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PM’s Presser – Fijian minister visits despite ban

PM’s Presser – Fijian minister’s visit won’t change travel ban


By Rory MacKinnon



  • Scoop Audio:
    - Prime Minister John Key denies sending mixed messages to Fiji’s military regime – despite inviting a senior Cabinet member to a soccer conference last week in Auckland.

Key told reporters at Monday’s press conference he stood by Foreign Affairs Minister Murray McCully’s insistence that New Zealand had not dropped its travel ban on Fijian officials.

Speaking at the Hong Kong Sevens last Saturday, McCully told the Associated Press the New Zealand would not lift the sanctions until Fijian Commodore Voreque Bainimarama addressed “real issues around the rule of law and human rights.”

"If Fiji wants us to move on the sanctions, then the answer is obvious: They have to move toward the holding of elections and the establishment of democratic institutions."

McCully was due to meet with Bainimarama during the Sevens but rejected the offer when Fiji’s military-appointed President Epeli Nailatikau was sent in the Commodore’s place.

But McCully – who is also Minister for Sport and Recreation – made no mention of Fijian Education and Sports Minister Felipe Bole’s attendance at a soccer conference in Auckland just days prior.

Bole attended the Oceania Football Confederation’s ministerial conference in Manukau on Monday along with ten other ministers from across the Pacific region.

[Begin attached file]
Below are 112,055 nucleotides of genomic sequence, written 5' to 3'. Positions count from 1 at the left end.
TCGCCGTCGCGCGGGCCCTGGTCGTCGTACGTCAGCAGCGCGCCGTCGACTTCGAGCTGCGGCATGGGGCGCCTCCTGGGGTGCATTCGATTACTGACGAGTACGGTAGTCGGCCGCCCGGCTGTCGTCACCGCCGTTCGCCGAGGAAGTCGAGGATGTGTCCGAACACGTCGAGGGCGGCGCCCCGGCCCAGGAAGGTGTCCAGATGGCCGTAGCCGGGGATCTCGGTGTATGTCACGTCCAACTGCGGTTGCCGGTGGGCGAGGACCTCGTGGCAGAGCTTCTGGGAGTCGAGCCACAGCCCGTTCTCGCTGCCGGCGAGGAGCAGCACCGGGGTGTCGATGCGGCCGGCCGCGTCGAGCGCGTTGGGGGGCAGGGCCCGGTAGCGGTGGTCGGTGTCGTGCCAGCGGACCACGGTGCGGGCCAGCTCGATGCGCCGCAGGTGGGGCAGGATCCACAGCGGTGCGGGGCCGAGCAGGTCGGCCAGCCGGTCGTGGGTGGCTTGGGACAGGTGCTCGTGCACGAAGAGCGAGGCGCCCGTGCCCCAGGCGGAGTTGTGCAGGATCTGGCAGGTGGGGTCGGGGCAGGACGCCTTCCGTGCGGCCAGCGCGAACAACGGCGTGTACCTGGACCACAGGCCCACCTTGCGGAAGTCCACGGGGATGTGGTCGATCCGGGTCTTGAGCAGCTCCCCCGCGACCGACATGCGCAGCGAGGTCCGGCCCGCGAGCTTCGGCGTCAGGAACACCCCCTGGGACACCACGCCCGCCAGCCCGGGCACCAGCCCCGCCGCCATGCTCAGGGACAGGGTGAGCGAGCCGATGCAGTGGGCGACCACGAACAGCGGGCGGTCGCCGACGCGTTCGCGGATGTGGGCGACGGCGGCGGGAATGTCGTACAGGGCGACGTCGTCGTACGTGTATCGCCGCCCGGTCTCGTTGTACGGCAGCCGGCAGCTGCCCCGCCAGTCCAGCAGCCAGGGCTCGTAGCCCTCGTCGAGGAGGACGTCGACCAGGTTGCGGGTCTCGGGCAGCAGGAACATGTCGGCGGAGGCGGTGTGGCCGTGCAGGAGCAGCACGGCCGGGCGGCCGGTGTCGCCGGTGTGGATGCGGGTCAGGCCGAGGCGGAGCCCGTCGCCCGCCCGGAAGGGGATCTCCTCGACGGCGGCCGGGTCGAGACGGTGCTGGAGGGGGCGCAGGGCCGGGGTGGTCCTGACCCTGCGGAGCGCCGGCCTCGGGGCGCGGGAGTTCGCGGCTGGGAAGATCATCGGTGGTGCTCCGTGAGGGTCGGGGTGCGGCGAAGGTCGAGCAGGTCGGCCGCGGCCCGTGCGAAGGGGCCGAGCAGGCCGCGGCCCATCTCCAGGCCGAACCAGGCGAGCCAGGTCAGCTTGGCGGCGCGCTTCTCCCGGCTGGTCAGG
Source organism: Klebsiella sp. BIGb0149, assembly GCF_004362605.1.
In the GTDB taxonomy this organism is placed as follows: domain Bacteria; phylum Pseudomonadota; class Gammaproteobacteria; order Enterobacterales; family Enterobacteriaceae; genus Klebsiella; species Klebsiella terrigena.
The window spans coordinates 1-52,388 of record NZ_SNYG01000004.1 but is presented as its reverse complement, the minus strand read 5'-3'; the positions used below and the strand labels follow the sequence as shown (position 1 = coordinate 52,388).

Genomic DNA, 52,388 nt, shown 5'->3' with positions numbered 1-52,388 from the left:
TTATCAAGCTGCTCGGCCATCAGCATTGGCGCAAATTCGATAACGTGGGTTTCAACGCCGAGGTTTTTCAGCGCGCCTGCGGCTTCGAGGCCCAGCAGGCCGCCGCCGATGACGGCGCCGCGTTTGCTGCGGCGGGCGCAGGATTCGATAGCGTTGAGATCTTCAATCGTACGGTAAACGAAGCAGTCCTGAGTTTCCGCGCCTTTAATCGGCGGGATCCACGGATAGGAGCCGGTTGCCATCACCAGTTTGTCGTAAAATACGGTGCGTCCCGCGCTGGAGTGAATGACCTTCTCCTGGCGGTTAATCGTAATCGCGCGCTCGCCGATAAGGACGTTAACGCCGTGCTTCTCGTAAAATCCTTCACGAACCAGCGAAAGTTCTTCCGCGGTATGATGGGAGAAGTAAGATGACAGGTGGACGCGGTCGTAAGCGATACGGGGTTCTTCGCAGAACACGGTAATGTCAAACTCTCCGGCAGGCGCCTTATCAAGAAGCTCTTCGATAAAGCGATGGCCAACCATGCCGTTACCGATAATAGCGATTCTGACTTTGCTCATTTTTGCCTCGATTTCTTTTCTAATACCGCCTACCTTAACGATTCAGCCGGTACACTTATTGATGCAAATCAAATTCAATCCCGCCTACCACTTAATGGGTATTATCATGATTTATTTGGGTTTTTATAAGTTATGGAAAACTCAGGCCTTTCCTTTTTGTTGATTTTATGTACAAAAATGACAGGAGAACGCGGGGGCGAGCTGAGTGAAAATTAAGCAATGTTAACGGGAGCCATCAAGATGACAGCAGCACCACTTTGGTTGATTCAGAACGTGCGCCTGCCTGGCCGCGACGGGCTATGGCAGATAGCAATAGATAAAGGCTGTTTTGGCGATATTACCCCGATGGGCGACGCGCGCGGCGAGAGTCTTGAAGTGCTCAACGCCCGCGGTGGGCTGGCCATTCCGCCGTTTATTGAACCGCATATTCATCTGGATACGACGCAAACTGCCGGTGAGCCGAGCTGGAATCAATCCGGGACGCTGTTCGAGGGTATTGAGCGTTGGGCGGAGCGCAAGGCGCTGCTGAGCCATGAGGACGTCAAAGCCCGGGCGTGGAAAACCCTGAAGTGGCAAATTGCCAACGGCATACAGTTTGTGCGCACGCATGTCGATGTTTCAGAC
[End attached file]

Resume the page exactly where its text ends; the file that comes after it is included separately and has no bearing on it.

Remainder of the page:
The Confederation’s website says the ministers discussed tax exemptions for sports facilities, more support for training sports journalists and waiving visa fees for sports teams and officials visiting Australia and New Zealand.

The Ministers agreed to support further discussion at this year’s Pacific Islands Forum – a regional-wide organisation which suspended Fiji’s membership in May last year.

A spokesperson for McCully said last week the Government reserved the right to waive the restrictions where it felt it was beneficial to the region.

Key reiterated those comments Monday, adding that he did not think the visit sent a mixed message.

“The travel ban applies to those in the regime and the family of those in the regime: that means if they want to travel to New Zealand for a personal or private reason, as a general rule the answer will be no.

“But in the case where we think there might be some regional benefit, we reserve the right to allow them to come in.”

“As a general rule the travel ban remains and we’ve got no intention to change it.”

Key confirmed the meeting could have taken place without Bole but said he felt it was appropriate for the Minister to attend.

Key did not expect Fijian attendance at other regional conferences such as trade talks but he could not rule it out, he said.

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